BAR has been able to confirm a New York Times report that the famous antiquities of Tyre have not been seriously damaged either by the PLO occupation of the site or by the war in Lebanon.
According to the Times, the PLO placed the ancient Roman ruins of Tyre off-limits even to its Lebanese custodians and turned the site into a PLO arsenal.
The PLO stored weapons beneath the seats of the hippodrome, said the Times. When BAR visited the site, styrofoam packing with the impressions of weapons was still to be seen strewn beneath and around the hippodrome. We also observed the now empty rooms beneath the hippodrome seats where archways had been filled in to form storage areas. Sandbagged foxholes were in place for PLO guerrillas stationed at the site.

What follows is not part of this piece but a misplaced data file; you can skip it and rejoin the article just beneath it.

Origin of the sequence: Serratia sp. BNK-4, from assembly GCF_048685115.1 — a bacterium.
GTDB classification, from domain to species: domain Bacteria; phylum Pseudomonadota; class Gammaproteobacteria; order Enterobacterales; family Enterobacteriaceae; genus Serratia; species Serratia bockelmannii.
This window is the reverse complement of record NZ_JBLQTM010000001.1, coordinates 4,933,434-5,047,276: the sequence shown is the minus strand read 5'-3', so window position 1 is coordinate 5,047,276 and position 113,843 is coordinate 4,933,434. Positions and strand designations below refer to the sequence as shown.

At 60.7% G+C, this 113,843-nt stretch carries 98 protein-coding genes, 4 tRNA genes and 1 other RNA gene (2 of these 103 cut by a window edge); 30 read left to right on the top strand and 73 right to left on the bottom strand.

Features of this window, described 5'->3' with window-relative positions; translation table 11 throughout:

In 1980, the Lebanese government invited a UNESCO-appointed commission to investigate Tyre’s antiquities in order to determine whether any damage had been done to them. At that time, the Commission was unable to visit the sites because PLO guerrillas were encamped there and would not allow UNESCO observers to enter. Two days after the Israelis entered Lebanon in June 1982, UNESCO applied to the Israeli government for permission to visit the antiquities. Permission was granted and a team of four investigated Tyre’s antiquities from July 11–15, 1982.